Rise of the robots continues in livestock sector

Robots are being used on UK farms in increasing numbers for an ever wider number of tasks. Andy Collings reports.

Only 20 years ago, robots still conjured up an image of uncomplaining humanoid machines performing repetitive tasks while their owners sipped Pimms beside a sun-soaked swimming pool.

If you ignore the humanoid element (and, sadly, the Pimms and the swimming pool), this description is now not that far off the mark.

It is eliminating the repetitive element of these often-mundane jobs that has been the spur for much of the robot development. In agriculture this has led to the development of robots to milk and feed cows, scrape slurry, load pallets, pressure wash pig buildings and precision hoe vegetable crops.

The bottom line in all cases is whether or not the use of a robot is more economical than paying wages for someone else to do it. But while this is a key factor, many would maintain it is not the only consideration.

In many situations, robots do a better and more consistent job than their human counterparts and can continue to do it without hint of complaint for as long is required.


Since their introduction to the UK in the mid 1990s, robotic milking machines (pictured above) have gradually achieved an ever larger foothold in the dairy industry. There are now upwards of 500 robots milking cows in the UK and Northern Ireland.

Key to the system is the automation of teat-cup placement – a system that uses intricate guidance techniques combined with stored cow information. Other features include controlled cow traffic, ration feeding, teat cleaning and milk management.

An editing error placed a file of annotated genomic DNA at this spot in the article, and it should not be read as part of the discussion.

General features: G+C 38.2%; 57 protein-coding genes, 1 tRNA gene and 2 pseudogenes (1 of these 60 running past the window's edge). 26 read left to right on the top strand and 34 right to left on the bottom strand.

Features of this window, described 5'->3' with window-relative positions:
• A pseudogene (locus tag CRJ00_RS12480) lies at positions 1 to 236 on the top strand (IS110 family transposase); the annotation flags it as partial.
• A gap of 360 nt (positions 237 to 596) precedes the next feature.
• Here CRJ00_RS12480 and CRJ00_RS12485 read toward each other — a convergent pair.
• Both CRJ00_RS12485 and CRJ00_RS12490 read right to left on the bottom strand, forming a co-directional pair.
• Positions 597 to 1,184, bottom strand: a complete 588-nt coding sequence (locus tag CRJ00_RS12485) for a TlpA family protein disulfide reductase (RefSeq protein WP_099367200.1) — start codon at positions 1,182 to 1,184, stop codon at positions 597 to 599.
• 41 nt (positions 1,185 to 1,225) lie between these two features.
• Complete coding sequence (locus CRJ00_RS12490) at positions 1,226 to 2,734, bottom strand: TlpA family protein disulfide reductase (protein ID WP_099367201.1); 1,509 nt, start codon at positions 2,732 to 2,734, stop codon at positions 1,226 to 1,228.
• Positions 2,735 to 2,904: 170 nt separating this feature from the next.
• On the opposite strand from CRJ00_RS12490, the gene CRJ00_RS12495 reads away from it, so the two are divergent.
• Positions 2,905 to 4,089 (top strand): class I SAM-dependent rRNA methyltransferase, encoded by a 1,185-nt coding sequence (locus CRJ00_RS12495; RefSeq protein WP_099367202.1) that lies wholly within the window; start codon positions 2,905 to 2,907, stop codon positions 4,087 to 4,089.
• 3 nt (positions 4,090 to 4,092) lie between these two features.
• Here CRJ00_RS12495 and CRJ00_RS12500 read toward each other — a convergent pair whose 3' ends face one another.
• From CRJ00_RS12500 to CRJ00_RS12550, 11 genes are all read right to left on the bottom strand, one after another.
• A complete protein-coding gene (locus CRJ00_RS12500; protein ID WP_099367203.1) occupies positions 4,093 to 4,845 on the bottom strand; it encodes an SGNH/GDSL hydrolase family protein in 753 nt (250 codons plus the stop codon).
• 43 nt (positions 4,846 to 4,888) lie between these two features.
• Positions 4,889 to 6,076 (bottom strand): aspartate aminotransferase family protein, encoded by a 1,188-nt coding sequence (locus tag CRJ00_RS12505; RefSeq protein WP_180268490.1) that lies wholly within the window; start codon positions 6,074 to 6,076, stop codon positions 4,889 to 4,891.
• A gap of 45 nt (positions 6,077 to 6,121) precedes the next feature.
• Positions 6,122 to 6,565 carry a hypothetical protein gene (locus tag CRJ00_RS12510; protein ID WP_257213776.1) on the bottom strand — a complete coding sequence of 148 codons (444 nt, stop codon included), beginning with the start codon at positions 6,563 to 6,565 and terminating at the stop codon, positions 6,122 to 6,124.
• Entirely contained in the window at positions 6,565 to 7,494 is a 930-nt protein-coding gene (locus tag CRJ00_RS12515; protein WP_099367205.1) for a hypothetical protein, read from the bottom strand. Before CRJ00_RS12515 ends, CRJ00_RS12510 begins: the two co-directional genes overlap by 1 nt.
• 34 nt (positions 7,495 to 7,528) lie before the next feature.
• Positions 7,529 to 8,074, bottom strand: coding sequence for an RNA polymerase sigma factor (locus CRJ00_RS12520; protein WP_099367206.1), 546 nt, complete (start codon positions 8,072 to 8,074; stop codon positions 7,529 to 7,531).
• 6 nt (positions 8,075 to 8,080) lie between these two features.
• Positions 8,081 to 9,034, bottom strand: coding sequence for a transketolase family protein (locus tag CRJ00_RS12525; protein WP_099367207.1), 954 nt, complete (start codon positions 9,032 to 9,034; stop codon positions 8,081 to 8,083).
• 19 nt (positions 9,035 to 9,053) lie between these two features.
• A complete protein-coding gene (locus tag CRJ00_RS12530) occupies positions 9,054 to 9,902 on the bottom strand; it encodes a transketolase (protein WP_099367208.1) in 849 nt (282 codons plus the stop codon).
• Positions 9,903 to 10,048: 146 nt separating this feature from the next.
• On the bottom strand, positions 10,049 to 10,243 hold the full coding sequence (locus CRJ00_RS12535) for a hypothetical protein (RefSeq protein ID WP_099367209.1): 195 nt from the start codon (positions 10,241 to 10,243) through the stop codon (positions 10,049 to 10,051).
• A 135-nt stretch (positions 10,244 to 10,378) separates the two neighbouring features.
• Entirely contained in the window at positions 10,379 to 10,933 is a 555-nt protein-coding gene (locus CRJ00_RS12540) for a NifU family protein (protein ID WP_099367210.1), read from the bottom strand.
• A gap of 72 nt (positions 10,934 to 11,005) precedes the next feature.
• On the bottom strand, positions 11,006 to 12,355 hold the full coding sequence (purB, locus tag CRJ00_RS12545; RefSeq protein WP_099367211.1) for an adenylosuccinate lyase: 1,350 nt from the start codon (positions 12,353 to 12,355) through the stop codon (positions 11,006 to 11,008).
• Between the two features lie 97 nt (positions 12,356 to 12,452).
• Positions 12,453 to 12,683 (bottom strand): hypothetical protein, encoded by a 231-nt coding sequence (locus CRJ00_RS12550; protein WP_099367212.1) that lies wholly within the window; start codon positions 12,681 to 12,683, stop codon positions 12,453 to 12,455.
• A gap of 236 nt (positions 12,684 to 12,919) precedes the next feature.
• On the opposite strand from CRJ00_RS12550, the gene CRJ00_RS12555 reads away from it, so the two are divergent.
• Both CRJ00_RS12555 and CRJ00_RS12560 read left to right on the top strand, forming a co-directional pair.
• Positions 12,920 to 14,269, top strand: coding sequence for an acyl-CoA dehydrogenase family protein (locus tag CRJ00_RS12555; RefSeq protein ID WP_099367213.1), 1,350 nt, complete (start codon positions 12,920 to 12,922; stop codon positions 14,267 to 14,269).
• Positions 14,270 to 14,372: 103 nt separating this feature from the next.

Interestingly, it is now accepted that one of the restricting factors in the use of robotic milking systems is not the cows but the farmer, who often finds it more difficult to adapt to such a system than the cows.


• Labour reduction

• Cows are free to select own milking interval

• Individual quarter milking

• Lower cow stress levels.


• High initial cost

• One unit required for maximum 70 cows

• Could restrict field grazing due to distance

• Increased complexity.


The bane of most farmers who feed rations to cows in passageways is the need to push feed closer to the barrier several times a day so the cows can eat it.

lely juno feed pusherAll this can be avoided by using Lely’s Juno, which works a solitary existence, roaming endless lengths of feed passages, at programmable intervals, pushing feed over to the cows.

Introduced three years ago, the Juno 150 is driven by two wheels and supported by a third. Guidance is achieved by using an ultra-sound sensor to maintain the unit at a set distance from the feed barrier.

Feed material is shifted using the unit’s rotating skirt – a heavy concrete block within the machine provides sufficient grip and stability to ensure the feed is moved inwards, rather than the machine outwards.

The whole unit is powered from batteries and, at intervals, during its wanderings, Juno connects up with a recharger unit placed in the feed passageway.

A smaller version is due to be launched next month.


• Cows always have access to feed – increased intake

• Cow contentment

• Cleaner feed passageways

• Automatic operation – no labour or tractor required


• High initial cost

• Some passageways may not be suitable – for example, steep slopes